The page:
Successful startups and entrepreneurs are used to bootstrapping their business. They (and you) are good at it.
Podcasting? They’re on it.
Blogging? They get it done.
Social media? It’s not just a distraction (most of the time, anyway).
If there’s marketing to be done in any form, solo business owners are well aware and are doing their best to get the word out. But there comes a point of diminishing returns.
Your website has all the traffic you feel you’re going to attract through organic (and even paid) methods. Your mailing list growth has slowed to a crawl. Your income has leveled off.
It might be time to bring in a pro to help you get some much needed local and national media attention. But before you do, be sure you have a good foundation in place, or all your time (and money) will be wasted.
Solid, Consistent Branding
This goes a lot deeper than just your logo, colors and fonts. This is your message, your ideal client, your unique area of expertise, and even how you speak about it. It’s everything that makes you instantly recognizable to your fans, and it’s what helps media outlets know you’re exactly the person they need, right when they need you.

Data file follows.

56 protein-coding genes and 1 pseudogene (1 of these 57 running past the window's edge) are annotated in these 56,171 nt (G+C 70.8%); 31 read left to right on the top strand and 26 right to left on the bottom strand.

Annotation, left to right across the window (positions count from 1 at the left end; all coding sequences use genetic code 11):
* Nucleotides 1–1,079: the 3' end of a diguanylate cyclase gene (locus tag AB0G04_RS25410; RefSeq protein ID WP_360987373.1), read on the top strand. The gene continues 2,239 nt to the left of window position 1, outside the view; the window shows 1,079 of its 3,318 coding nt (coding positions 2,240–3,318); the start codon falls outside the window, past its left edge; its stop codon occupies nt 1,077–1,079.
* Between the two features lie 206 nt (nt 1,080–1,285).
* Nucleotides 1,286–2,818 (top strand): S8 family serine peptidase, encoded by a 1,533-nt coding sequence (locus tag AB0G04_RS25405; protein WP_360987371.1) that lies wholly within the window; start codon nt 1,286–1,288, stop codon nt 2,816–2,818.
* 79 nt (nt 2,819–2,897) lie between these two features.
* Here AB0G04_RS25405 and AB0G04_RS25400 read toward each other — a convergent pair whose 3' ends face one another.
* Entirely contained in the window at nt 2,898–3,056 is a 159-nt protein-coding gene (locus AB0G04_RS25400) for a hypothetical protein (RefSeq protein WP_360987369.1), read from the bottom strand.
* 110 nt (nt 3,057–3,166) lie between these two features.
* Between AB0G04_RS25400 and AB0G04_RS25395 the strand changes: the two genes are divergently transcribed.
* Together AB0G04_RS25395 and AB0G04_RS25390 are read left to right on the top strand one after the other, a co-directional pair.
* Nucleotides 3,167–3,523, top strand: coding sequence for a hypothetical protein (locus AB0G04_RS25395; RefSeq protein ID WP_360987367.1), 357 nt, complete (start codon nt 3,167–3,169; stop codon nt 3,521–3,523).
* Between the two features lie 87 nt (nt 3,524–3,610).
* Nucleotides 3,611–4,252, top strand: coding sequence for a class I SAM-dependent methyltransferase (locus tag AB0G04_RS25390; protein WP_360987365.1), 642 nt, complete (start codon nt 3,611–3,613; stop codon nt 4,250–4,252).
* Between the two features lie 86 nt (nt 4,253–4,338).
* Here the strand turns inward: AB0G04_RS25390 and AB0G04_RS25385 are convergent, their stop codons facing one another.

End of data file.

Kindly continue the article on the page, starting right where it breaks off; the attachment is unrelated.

While you’re updating your branding, be sure to include your:
- Website & blog
- Facebook profile, business page, and groups
- LinkedIn profiles of executives
- YouTube channel
Media-Ready Swipe Files and Photos
Imagine for a minute that CNN called you to ask your opinion about an important news happening. How quickly could you respond with a bio and headshot? If it would take you more than 5 minutes, you’re not ready.
A key component of every PR campaign is having an accessible, easy-to-find media page from which you can instantly pull the information any journalist or producer needs. Unless you have this page in place, you’re not yet ready to hire a PR specialist.
A Crystal-Clear Message & Ideal Client
While it might seem more marketable to have a wide area of expertise and varied clientele, the opposite is actually true. Experts are tightly focused. As one content marketing strategist puts it, they delve “an inch wide and a mile deep.” By focusing your efforts, you are able to dig deeper than simple surface issues, and server your clients better.
The same is true of your ideal client. When you try to help working moms, new dads, college students and empty nesters, you wind up serving none of them very well. Instead, you should have a very specific client you strive to attract, and venture outside of that mold only rarely.
Once you have these 3 pieces in place, you’ll have a solid foundation that will support you in your media outreach efforts. More importantly, you’ll be able to make the most of every opportunity a PR professional can bring your way.